Aristophanes and the Cloak of Comedy: Affect, Aesthetics, by Mario Telò

By Mario Telò

The Greek playwright Aristophanes (active 427–386 BCE) is frequently portrayed because the poet who introduced balance, self-discipline, and class to the rowdy theatrical style of outdated Comedy. during this groundbreaking ebook, positioned in the affective flip within the humanities, Mario Telò explores an important but understudied query: how did this view of Aristophanes come up, and why did his reputation ultimately eclipse that of his rivals?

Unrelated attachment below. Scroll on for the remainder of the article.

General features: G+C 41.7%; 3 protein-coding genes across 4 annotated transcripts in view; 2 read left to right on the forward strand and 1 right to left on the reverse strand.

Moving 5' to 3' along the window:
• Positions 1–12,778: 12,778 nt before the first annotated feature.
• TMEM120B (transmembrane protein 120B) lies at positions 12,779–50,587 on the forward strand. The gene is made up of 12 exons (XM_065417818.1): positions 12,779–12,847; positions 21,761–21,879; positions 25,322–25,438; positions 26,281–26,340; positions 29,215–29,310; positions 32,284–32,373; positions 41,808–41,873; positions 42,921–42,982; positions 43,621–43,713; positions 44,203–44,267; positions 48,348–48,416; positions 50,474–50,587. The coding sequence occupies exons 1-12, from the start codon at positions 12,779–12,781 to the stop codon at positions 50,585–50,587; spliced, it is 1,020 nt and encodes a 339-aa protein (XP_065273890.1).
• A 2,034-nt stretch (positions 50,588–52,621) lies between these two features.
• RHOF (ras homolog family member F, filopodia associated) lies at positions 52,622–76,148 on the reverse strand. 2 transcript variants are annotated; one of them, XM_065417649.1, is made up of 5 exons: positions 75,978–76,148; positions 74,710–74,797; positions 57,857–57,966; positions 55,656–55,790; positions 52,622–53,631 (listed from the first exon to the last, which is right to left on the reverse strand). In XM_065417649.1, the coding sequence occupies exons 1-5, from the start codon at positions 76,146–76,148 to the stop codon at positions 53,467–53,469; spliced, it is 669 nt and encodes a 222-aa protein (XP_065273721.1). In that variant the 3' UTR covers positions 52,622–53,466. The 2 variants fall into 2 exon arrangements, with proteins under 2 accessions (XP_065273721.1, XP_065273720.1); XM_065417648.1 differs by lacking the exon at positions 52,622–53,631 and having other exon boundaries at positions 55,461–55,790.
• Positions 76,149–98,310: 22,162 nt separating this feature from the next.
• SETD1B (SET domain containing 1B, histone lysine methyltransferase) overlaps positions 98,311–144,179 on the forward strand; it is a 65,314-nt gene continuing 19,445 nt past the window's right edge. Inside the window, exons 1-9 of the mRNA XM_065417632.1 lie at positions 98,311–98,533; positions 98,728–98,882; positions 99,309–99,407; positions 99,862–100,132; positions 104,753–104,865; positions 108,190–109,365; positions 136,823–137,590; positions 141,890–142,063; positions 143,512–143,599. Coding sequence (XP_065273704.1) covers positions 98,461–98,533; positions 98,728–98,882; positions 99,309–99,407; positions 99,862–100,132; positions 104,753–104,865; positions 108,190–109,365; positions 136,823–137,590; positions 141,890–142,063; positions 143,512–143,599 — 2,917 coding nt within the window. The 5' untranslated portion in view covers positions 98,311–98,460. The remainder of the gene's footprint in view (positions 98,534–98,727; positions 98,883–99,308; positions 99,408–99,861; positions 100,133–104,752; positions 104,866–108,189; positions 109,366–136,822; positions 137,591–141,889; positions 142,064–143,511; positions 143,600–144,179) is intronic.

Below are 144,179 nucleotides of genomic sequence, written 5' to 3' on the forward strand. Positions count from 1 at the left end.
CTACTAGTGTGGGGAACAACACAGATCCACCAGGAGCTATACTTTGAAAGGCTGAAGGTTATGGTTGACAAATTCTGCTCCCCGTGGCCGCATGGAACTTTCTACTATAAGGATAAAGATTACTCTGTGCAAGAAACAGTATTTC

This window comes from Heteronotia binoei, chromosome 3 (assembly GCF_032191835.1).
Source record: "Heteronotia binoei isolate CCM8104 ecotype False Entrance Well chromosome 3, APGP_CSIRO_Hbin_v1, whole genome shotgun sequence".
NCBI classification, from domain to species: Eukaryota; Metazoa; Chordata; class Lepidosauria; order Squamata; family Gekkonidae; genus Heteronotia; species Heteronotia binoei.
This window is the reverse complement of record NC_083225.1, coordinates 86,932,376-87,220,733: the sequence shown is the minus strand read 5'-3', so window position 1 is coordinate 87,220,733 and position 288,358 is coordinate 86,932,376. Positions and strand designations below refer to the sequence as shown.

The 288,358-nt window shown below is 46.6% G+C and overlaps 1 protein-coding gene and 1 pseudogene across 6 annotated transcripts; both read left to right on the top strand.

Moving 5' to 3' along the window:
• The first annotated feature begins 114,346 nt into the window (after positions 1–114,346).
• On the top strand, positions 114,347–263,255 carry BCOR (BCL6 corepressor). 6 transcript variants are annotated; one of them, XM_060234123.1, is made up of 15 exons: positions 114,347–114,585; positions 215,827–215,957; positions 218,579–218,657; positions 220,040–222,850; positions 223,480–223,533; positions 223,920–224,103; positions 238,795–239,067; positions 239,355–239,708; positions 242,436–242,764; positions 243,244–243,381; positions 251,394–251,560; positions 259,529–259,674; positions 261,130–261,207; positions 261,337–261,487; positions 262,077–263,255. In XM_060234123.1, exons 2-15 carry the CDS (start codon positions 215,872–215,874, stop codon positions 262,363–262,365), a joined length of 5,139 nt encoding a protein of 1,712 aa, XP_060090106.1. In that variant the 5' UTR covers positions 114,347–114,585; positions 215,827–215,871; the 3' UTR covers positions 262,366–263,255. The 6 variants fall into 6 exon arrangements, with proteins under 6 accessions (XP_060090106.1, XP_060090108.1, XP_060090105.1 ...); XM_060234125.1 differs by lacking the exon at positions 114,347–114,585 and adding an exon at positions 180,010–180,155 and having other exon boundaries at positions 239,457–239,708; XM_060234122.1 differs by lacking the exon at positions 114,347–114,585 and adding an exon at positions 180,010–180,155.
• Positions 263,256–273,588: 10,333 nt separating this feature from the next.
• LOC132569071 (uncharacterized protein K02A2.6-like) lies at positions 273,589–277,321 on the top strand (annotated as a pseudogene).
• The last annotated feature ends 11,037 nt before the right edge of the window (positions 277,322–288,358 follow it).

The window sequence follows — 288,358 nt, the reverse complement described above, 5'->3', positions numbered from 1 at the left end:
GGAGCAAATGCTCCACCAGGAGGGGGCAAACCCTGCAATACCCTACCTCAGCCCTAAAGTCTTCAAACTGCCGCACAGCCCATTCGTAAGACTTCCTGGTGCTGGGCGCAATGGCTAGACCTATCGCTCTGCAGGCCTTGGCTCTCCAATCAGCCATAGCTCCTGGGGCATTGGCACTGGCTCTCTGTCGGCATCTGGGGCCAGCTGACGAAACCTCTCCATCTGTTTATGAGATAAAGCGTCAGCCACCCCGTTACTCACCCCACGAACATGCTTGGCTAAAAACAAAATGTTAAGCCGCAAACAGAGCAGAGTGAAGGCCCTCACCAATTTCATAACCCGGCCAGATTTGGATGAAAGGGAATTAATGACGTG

Telò boldly strains Aristophanes’s upward push, sarcastically, to the defeat of his play Clouds on the nice Dionysia of 423 BCE. shut readings of his revised Clouds and different works, akin to Wasps, discover references to the sooner Clouds, provided by way of Aristophanes as his failed try and heal the viewers, who're mirrored within the performs as one of those dysfunctional father. during this proto-canonical narrative of failure, grounded within the unique emotions of other comedian modes, Aristophanic comedy turns into solid as a prestigious item, a tender, protecting cloak intended to safeguard audience from the debilitating results of rivals’ comedies and repair a feeling of paternal accountability and authority. institutions among troubled fathers and therapeutic sons, among viewers and poet, are proven to be on the heart of the discourse that has formed Aristophanes’s canonical dominance ever since.

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